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The fragile forest-tundra

Between the northern edge of the boreal forest, where trees actively regenerate, and the treeless tundra is a dynamic transition zone known as 'forest-tundra'. This zone can range from a few kilometres in North America to more than 200 kilometres in Europe (Stonehouse 1989). It is naturally fragmented and contains patches of relatively heavy forest cover punctuated by areas of lichen-heath as well as areas of very sparse tree growth. It supports more species than either the boreal or the tundra systems since it contains species from both systems (CAFF 2001). The trees of the forest-tundra are often poorly formed and stunted, and regeneration is slow. Traditionally, this has made commercial exploitation of timber impractical although the ecosystem has provided indigenous peoples over the centuries with wood for fuel and construction (CAFF 2001). As world pressure on resources escalates, however, the tundra-forest could become a larger commodity producer. In fact logging operations in Fennoscandia and northwest Russia crept close to the forest-tundra in the 1960s and 1990s (CAFF 2001).

In winter, the forest-tundra provides important habitat for some populations of North American caribou and for European reindeer, in turn supporting the traditional reindeer husbandry activities of indigenous peoples such as the Saami of Scandinavia. The zone also supports sheep farming, fishing and harvesting of non-timber products. Important physical functions of the forest-tundra system are to stabilize and protect fragile soils and nutrients, to prevent erosion, to conserve water resources and watershed capability, to filter pollutants, to act as an indicator of climate change and, together with the boreal forest proper, to act as a carbon store (see box).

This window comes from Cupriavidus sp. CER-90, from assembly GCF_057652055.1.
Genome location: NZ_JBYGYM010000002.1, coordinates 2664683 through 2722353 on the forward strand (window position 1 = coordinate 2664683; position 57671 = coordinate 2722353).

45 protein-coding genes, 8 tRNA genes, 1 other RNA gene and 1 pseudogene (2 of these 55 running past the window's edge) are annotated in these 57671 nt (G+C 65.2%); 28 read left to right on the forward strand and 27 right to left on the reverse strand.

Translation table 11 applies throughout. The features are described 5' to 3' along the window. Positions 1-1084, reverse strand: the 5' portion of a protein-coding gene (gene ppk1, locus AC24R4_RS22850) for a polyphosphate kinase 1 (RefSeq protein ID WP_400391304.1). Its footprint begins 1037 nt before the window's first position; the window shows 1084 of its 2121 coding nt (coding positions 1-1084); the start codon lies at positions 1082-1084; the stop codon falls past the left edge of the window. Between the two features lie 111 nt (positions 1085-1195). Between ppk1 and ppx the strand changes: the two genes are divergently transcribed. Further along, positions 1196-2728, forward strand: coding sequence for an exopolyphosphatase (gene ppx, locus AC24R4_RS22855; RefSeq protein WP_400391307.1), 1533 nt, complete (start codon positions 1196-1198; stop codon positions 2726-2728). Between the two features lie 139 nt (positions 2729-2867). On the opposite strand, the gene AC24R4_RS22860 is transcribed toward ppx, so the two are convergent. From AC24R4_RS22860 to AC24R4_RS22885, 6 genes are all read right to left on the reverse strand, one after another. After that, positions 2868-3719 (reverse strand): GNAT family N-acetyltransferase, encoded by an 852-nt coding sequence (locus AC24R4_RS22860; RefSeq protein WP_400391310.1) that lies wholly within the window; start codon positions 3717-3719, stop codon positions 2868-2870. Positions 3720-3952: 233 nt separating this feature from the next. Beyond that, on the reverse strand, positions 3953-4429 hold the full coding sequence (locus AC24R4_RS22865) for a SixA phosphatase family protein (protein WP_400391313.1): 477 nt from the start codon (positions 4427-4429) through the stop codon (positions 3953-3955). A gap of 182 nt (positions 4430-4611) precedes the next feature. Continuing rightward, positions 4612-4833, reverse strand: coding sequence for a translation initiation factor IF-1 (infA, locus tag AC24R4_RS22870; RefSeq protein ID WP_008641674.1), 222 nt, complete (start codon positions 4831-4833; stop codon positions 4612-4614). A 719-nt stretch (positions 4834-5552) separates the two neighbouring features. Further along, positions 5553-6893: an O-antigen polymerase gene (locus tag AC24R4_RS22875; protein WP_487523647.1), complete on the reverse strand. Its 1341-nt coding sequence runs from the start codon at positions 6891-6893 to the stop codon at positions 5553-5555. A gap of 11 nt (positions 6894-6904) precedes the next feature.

Arctic forests and climate change

Any significant change in the area of boreal forests could have a considerable effect on the level of CO2 in the atmosphere. With 26 per cent of total carbon stocks, boreal forests account for more carbon than any other terrestrial ecosystem - 323 gigatonnes (Gt, 109 tonnes) in the Russian Federation, 223 Gt in Canada and 13 Gt in Alaska (Dixon and others 1994).

Conversely, it has been calculated that boreal forests will experience greater temperature increases from climate change than any other forest type. The warming, which is expected to be greater in winter than in summer, will shift climate zones north by as much as 5 km a year. Boreal forests will advance northwards while their southern edges will experience die back or replacement by temperate species. During summer, soils will be drier, and fires and drought more frequent. Local species loss may be significant although few tree species are expected to become extinct (UNEP-WCMC 2002).

Models used to predict the long-term changes in vegetation distribution have not conclusively shown whether the overall area of boreal forest will expand or decrease. However, one of the most comprehensive models of climate change forecasts that the northward expansion of forest will reduce the area of tundra by about 50 per cent by 2100 (White, Cannell and Friend 2000).